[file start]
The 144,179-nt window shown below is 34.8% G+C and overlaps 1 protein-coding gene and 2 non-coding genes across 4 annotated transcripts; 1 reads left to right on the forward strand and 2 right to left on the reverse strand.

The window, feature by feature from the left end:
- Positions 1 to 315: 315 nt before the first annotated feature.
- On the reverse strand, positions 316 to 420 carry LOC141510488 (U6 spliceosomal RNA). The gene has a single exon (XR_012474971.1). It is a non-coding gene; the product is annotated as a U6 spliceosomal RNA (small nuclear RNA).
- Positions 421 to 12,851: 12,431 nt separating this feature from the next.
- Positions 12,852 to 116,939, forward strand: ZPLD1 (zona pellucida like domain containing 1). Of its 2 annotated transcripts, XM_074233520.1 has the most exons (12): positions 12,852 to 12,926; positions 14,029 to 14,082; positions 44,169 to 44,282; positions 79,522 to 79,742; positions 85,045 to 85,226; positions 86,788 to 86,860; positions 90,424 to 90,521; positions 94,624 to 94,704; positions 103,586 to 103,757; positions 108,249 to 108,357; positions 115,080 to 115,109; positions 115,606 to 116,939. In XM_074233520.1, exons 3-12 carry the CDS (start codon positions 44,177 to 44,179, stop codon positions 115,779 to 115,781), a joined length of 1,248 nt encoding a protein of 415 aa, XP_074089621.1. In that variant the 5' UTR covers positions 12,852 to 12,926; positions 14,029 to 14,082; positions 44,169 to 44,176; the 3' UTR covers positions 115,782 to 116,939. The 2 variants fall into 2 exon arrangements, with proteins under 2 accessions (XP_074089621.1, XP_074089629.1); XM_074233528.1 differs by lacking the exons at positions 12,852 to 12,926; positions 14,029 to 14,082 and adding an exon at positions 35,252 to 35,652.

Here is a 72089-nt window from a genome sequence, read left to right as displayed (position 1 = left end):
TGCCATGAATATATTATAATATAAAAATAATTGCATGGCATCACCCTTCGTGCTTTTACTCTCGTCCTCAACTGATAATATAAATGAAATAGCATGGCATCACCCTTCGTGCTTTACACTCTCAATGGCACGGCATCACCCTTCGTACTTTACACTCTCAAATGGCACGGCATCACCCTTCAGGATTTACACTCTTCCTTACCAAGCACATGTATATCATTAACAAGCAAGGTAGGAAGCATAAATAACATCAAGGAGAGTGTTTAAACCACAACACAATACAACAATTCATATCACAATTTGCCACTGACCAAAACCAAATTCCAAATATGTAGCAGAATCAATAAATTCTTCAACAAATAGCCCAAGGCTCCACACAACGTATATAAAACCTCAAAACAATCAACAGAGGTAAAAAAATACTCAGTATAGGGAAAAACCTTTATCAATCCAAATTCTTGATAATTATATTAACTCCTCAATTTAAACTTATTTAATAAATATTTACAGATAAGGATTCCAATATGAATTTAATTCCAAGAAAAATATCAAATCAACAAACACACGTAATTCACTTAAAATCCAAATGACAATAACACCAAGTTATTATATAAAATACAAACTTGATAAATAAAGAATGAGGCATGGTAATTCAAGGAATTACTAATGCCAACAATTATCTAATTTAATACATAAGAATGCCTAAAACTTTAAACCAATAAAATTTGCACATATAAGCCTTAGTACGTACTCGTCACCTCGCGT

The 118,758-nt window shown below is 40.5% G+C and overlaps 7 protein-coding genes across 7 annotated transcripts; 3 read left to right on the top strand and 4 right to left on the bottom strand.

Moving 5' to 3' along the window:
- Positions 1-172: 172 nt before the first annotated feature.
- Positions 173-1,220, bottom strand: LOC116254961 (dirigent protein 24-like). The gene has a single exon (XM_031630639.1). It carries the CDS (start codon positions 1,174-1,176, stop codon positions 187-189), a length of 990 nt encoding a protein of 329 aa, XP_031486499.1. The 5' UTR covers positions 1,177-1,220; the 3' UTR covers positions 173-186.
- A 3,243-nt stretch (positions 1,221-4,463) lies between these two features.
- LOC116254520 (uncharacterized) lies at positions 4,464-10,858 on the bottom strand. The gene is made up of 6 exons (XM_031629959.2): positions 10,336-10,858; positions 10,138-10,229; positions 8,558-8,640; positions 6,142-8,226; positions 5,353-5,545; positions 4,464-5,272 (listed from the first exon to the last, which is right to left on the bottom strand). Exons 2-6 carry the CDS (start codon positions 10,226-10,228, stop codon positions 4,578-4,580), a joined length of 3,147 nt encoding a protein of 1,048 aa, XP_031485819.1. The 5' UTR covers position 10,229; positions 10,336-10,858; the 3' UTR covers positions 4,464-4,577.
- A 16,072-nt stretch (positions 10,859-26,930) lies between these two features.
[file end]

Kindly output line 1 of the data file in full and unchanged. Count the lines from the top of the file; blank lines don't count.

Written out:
The 144,179-nt window shown below is 34.8% G+C and overlaps 1 protein-coding gene and 2 non-coding genes across 4 annotated transcripts; 1 reads left to right on the forward strand and 2 right to left on the reverse strand.